Sales and engineering competencies are different.
Different abilities and skill sets.
They need to be separated.
It’s amazing how different the past looks going forward in time when looking back at it through a different lens. I posted 2 blogs on the history of our company. Now I look back on it with some different thoughts.
I started Arizona Repair Masons in 1988. During that time, I started doing mud jacking as an alternative to concrete replacement. Soon after that, (around 2000) Ram Jack contacted me to become a dealer for them as their local installer. I really didn’t know much about underpinning or how to evaluate structures for soil caused movement. So I took my que from them. I remember them giving me a funky proprietary Ram Jack branded water level, and pretty much told me to install piers where there were low areas and cracks. There was no discussion of foundation heave.
Fast forward to 2013 when I quit being a Ram Jack Dealer and signed on with Foundation Supportworks. The training from Supportworks was light years ahead of anything I had experienced before. Yet still no discussion of expansive soil heave…. Except to explain bowing basement walls.
I always felt that there were problems with the typical industry standard model of doing business:
- Customer calls
- Contractor sends out a salesmen
- Salesman does some sort of analysis taught by the supplier
- Salesman after doing “analysis” draws repair plan
- Salesmen draws up a contract and has it signed on the spot
This is what the industry refers to as a “one call close”…. Similar to the way a siding contractor operates.
I felt uncomfortable with this. At first, I could not put a finger on what exactly the problem with the process was. I knew that if the salesman wanted to, he could take advantage of the homeowner if he wanted to…. And since he was getting paid a commission… it could happen more often. I experienced this a few times and put a stop to it in my very early days with one of my sales guys that was less than honest. But more than this, I soon realized that his was a much more complex process than I was led to believe if it was to be done correctly.
If you keep the Customer’s best interests in the forefront, good things follow.
I remember going to lunch with many local engineers in those days and asking many questions about how to determine the difference between settlement and heave. I picked up more and more information and soon became a student from every source I could get, as I saw the complexity of the matter increase.
I remember hearing fellow contractors from across the country say to each other….” I have a great sales guy, but he is a wreck technically... every job he does requires me to send a more technical competent guy behind him to clean it up” and another would say…” I have a really technically competent guy, but he cannot sell anything” … I soon realized that sales and engineering competencies are different. Different abilities and skill sets. They need to be separated.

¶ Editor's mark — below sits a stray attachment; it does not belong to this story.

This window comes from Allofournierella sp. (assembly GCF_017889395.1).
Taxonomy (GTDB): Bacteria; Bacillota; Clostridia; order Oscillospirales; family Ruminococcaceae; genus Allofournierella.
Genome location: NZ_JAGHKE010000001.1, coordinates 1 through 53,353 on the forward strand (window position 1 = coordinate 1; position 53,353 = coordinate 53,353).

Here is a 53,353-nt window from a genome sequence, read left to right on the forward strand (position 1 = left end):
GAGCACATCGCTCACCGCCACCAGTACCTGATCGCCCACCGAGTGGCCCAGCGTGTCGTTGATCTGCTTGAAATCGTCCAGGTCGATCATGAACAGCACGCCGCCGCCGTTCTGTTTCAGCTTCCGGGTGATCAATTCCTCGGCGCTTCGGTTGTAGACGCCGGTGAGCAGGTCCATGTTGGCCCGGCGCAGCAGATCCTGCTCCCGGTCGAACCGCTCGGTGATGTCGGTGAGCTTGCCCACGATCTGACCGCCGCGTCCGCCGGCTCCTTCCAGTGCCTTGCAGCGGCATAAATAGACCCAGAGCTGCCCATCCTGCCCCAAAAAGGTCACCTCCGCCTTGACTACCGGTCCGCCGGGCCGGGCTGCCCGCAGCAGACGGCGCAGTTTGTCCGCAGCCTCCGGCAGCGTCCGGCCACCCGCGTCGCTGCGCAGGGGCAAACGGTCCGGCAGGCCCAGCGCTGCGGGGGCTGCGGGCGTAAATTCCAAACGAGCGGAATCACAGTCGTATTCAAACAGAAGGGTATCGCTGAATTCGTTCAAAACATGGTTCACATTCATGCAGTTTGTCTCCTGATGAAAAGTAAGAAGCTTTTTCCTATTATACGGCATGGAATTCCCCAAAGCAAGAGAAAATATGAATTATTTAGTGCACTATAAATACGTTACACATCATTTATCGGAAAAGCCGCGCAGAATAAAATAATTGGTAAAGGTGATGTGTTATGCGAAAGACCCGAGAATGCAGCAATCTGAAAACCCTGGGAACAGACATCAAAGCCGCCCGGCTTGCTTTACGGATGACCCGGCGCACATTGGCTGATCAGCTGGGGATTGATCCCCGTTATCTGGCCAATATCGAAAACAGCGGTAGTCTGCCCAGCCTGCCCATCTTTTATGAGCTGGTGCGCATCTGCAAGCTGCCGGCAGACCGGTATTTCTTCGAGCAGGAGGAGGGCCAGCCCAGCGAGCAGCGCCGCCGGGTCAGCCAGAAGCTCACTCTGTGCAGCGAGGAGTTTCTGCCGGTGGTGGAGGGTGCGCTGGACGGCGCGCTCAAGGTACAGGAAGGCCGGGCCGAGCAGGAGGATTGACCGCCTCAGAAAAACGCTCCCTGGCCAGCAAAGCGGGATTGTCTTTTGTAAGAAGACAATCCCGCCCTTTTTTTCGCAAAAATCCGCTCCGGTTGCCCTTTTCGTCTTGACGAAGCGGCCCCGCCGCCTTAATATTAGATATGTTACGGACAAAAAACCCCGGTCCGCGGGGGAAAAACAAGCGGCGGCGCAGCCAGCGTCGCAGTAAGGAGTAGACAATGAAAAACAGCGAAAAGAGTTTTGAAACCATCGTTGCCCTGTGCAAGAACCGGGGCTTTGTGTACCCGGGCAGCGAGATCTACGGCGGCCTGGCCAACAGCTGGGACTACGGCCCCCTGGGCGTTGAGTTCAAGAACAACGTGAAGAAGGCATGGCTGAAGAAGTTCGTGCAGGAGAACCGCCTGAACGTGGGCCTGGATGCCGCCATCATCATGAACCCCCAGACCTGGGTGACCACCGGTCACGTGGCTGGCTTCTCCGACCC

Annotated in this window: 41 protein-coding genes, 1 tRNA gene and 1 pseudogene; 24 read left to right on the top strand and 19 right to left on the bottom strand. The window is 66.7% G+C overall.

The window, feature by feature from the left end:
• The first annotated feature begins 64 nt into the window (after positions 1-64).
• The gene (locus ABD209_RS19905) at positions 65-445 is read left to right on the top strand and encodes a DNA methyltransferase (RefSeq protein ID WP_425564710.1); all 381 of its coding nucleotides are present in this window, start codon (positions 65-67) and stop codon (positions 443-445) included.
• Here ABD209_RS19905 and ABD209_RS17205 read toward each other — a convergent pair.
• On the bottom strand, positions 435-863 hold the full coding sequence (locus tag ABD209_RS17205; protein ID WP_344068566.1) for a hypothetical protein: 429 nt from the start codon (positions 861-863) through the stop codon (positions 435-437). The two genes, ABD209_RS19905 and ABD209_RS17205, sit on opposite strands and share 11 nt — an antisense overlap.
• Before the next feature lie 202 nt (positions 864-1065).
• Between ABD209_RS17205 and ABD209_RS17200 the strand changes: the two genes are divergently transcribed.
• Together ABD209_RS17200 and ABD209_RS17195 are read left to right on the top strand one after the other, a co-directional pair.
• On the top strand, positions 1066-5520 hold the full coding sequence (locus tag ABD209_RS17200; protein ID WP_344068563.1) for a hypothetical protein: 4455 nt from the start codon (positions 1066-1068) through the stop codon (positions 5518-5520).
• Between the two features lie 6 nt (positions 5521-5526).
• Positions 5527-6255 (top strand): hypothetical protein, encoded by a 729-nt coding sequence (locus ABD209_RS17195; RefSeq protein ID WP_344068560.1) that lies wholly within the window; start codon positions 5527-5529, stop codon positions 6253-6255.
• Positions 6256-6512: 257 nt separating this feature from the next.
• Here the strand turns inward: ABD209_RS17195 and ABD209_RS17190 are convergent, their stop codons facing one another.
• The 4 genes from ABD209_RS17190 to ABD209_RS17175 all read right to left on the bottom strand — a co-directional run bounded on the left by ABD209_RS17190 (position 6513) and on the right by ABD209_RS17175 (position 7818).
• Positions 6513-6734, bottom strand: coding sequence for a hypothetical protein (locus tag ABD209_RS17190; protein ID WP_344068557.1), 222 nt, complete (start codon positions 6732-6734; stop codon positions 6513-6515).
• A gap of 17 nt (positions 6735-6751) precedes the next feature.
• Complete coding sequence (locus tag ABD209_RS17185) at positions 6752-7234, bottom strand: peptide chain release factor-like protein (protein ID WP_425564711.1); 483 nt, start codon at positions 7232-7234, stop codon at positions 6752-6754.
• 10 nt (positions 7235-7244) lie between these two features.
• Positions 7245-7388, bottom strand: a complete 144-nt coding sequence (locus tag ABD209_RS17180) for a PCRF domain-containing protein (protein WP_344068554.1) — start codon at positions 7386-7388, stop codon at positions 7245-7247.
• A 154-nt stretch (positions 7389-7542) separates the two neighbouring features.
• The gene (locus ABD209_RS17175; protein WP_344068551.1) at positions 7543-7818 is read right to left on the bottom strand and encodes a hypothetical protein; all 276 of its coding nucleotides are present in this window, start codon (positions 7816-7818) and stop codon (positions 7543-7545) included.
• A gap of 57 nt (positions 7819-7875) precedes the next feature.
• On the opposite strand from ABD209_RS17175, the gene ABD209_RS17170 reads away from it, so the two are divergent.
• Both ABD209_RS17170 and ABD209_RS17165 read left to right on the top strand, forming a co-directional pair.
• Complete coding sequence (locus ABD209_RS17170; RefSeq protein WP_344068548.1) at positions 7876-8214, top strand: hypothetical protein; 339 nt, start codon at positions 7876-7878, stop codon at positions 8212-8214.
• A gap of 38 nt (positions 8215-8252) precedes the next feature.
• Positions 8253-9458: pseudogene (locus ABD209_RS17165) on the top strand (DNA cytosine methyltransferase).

Problem was there was no one doing it. There was no model to emulate. So we just started trying it out like a giant R&D project. At first, we ran into delivery problems followed by quality control, training, in addition to finding, adopting and developing a set of rules that would be objective and consensus accepted. But slowly over a 6 year period of time, we ironed out the kinks in the process. Along the way we have developed our own proprietary software to streamline the process and provide checks and balances to insure everything is done and that nothing is left unobserved.
These 6 years of development was a difficult time. It was hard to make the model work in a profitable way. We in fact were told by every foundation repair contractor we met, including our own supplier that the model was unsustainable and would never be profitable.
We knew that in the end, if was right for the customer, that it would be proven out. With grit and determination, we drove the process and hung in there. Today the process runs like a well-oiled machine with our software. More importantly customers now have an expectation that the analysis and recommendations will be done with a licensed design professional.
Our competition struggles to deal with those customer expectations and some have shifted to imitate our processes. In addition, now we have other contractors from around the country coming to learn our processes in order to apply it in their businesses. Proof that in the end, if you keep the customer’s best interests in the forefront, good things follow.
Read the first Installment in this series - How I Got to Where I Am: Humble Beginnings of a Foundation Repair Expert – by clicking HERE.
Read the second installment in this series - Part II: How I Got to Where I Am Now…..& Where We Are Headed Next! - by clicking HERE.
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